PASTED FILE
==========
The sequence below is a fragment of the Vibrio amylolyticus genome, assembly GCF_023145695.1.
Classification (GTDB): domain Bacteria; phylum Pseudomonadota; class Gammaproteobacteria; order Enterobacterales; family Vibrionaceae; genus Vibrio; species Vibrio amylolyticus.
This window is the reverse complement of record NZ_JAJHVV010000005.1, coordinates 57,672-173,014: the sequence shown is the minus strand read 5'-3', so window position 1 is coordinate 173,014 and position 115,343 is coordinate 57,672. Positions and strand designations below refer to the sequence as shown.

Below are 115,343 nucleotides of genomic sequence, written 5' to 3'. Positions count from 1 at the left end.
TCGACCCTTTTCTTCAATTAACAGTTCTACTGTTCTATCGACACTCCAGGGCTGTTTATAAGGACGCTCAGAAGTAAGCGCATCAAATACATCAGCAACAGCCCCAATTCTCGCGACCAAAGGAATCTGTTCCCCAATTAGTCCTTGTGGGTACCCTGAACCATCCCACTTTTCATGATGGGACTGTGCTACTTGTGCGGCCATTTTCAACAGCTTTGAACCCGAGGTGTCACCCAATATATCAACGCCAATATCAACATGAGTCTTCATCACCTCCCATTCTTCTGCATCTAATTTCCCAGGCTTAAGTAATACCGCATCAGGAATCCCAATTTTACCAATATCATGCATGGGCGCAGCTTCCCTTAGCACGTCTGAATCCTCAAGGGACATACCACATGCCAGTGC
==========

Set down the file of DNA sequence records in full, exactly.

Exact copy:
The sequence below is a fragment of the Vibrio amylolyticus genome, assembly GCF_023145695.1.
Classification (GTDB): domain Bacteria; phylum Pseudomonadota; class Gammaproteobacteria; order Enterobacterales; family Vibrionaceae; genus Vibrio; species Vibrio amylolyticus.
This window is the reverse complement of record NZ_JAJHVV010000005.1, coordinates 57,672-173,014: the sequence shown is the minus strand read 5'-3', so window position 1 is coordinate 173,014 and position 115,343 is coordinate 57,672. Positions and strand designations below refer to the sequence as shown.

Below are 115,343 nucleotides of genomic sequence, written 5' to 3'. Positions count from 1 at the left end.
TCGACCCTTTTCTTCAATTAACAGTTCTACTGTTCTATCGACACTCCAGGGCTGTTTATAAGGACGCTCAGAAGTAAGCGCATCAAATACATCAGCAACAGCCCCAATTCTCGCGACCAAAGGAATCTGTTCCCCAATTAGTCCTTGTGGGTACCCTGAACCATCCCACTTTTCATGATGGGACTGTGCTACTTGTGCGGCCATTTTCAACAGCTTTGAACCCGAGGTGTCACCCAATATATCAACGCCAATATCAACATGAGTCTTCATCACCTCCCATTCTTCTGCATCTAATTTCCCAGGCTTAAGTAATACCGCATCAGGAATCCCAATTTTACCAATATCATGCATGGGCGCAGCTTCCCTTAGCACGTCTGAATCCTCAAGGGACATACCACATGCCAGTGC